Unprecedented numbers of employees are leaving for greener pastures, which means that hiring and retaining staff in today’s economy is an increasingly fundamental and vexing challenge for employers in various industries. As workers head for the exits, it is wise for companies to conduct exit interviews. This meeting can shed light on why an employee is leaving, yet it also can highlight your organization’s shortcomings. This, in turn, may provide insight into improving employee retention in the future.
Seize this rare opportunity
The exit interview is a rare opportunity for managers, human resources staff and others to get honest feedback. It may be because the employee is unconcerned about their standing at the company, or they know that they do not face other repercussions from their honest feedback.
Important questions to ask
The straight shooter may ask the exiting employee: Why are you leaving? However, a nuanced set of questions can provide a more significant and detailed picture:
What prompted you to apply for other positions or interview with other companies?
The employee’s answers may shed light on how to make the company more attractive and prevent future departures for remaining employees.
Did your manager give you what you needed to be successful at your job?
A manager’s job includes providing feedback and support so staff can excel at their jobs. The exiting employee’s answer may lead to a conversation with the manager about how to improve their performance.
What were the best and worst parts of your job?
Focus on the positive highlights to market the position when searching for a replacement.
Do you feel that the needs of the job changed over time?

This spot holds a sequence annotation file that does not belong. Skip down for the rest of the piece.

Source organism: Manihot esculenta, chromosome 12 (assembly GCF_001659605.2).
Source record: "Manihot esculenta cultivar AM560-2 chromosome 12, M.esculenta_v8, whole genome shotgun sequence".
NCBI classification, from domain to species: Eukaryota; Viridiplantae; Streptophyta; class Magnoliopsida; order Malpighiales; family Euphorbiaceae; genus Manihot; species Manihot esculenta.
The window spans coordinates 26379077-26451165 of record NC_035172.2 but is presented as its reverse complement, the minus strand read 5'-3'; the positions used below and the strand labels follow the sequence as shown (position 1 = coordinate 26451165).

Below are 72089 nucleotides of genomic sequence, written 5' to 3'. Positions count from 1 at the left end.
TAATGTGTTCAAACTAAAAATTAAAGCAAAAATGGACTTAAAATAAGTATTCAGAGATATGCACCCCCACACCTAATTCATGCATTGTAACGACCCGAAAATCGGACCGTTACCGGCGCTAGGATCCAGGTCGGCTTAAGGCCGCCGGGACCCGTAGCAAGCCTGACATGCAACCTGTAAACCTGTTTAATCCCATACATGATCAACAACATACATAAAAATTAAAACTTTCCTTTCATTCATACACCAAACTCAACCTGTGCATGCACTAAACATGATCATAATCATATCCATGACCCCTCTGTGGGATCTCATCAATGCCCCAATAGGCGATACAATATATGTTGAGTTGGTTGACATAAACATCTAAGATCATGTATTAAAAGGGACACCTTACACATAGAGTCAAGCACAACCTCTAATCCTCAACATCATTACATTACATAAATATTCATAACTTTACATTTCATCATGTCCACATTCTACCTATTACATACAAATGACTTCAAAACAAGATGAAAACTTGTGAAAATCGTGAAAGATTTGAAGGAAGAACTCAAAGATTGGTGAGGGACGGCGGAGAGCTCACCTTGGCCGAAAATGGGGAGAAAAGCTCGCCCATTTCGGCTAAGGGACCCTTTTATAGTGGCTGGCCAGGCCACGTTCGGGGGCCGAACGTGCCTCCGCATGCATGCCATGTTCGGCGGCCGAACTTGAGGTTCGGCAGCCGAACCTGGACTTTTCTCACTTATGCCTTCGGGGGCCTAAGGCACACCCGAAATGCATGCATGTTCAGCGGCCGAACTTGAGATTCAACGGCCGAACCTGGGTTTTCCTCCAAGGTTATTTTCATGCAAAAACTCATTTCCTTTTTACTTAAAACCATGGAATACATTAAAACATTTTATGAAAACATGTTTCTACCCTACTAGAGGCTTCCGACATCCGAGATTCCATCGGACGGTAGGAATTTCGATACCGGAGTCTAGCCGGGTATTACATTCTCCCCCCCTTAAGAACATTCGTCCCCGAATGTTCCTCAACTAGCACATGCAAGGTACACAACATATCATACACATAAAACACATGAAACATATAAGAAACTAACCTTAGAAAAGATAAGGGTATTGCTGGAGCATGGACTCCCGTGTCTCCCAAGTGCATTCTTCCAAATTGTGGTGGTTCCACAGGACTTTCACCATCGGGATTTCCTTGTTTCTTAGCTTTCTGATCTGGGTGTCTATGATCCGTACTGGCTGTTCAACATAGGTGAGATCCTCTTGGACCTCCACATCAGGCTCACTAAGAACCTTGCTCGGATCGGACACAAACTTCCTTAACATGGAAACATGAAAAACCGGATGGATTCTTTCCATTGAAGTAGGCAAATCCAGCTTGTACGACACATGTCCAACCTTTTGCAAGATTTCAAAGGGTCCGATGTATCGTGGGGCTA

If the departing employee reports that their role changes over time, the company may need to update the job description, or reassess whether the position can be filled internally through a reorganization.
Did you believe that the company acknowledged your work during your time here?
Recognition is an essential part of the modern-day employee experience. It motivates employees to excel, fuels productivity, and creates a more supportive workplace.
Is there anything that could have changed your decision to leave?
This question can often get to the heart of their reasons for leaving and may offer solutions for hiring and retention. Comments such as “more flexibility,” “working from home,” or “flex hours” may spur internal conversations about changing company policies.
Following up is also key
Answers to any question may deserve a follow-up question, such as: “Can you give a specific example?” It can help the company better understand the answers and perhaps provide topics for later discussions with their managers. It also allows them to feel that they were heard and may even lead to rehiring down the line or recommendations to other potential hires.
Companies that wish to use feedback to update their policies and employee handbooks can contact Thatcher Law Firm at 301-441-1400. www.ThatcherLaw.com. Follow us on: